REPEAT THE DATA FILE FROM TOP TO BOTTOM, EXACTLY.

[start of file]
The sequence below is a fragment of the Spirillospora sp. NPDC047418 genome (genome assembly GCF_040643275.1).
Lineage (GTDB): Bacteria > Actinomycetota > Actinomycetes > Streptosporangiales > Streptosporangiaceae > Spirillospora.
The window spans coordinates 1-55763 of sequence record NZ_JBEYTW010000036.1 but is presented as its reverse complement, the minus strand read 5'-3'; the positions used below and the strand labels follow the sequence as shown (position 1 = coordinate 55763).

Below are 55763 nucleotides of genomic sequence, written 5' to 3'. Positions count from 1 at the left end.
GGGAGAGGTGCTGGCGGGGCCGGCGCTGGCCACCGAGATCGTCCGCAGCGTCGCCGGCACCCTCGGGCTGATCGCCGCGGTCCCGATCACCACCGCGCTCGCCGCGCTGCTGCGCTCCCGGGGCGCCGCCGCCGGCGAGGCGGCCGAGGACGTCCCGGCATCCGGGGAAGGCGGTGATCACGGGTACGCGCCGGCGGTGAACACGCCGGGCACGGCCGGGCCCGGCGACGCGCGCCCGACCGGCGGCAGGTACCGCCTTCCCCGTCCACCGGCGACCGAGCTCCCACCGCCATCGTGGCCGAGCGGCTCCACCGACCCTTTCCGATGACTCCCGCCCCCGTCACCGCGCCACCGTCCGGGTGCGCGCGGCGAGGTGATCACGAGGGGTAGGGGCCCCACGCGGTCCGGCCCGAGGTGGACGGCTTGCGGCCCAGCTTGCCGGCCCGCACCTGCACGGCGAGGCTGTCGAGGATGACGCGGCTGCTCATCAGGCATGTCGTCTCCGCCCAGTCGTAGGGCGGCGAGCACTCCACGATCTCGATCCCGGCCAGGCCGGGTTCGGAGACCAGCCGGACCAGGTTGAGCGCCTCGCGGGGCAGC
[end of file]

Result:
The sequence below is a fragment of the Spirillospora sp. NPDC047418 genome (genome assembly GCF_040643275.1).
Lineage (GTDB): Bacteria > Actinomycetota > Actinomycetes > Streptosporangiales > Streptosporangiaceae > Spirillospora.
The window spans coordinates 1-55763 of sequence record NZ_JBEYTW010000036.1 but is presented as its reverse complement, the minus strand read 5'-3'; the positions used below and the strand labels follow the sequence as shown (position 1 = coordinate 55763).

Below are 55763 nucleotides of genomic sequence, written 5' to 3'. Positions count from 1 at the left end.
GGGAGAGGTGCTGGCGGGGCCGGCGCTGGCCACCGAGATCGTCCGCAGCGTCGCCGGCACCCTCGGGCTGATCGCCGCGGTCCCGATCACCACCGCGCTCGCCGCGCTGCTGCGCTCCCGGGGCGCCGCCGCCGGCGAGGCGGCCGAGGACGTCCCGGCATCCGGGGAAGGCGGTGATCACGGGTACGCGCCGGCGGTGAACACGCCGGGCACGGCCGGGCCCGGCGACGCGCGCCCGACCGGCGGCAGGTACCGCCTTCCCCGTCCACCGGCGACCGAGCTCCCACCGCCATCGTGGCCGAGCGGCTCCACCGACCCTTTCCGATGACTCCCGCCCCCGTCACCGCGCCACCGTCCGGGTGCGCGCGGCGAGGTGATCACGAGGGGTAGGGGCCCCACGCGGTCCGGCCCGAGGTGGACGGCTTGCGGCCCAGCTTGCCGGCCCGCACCTGCACGGCGAGGCTGTCGAGGATGACGCGGCTGCTCATCAGGCATGTCGTCTCCGCCCAGTCGTAGGGCGGCGAGCACTCCACGATCTCGATCCCGGCCAGGCCGGGTTCGGAGACCAGCCGGACCAGGTTGAGCGCCTCGCGGGGCAGC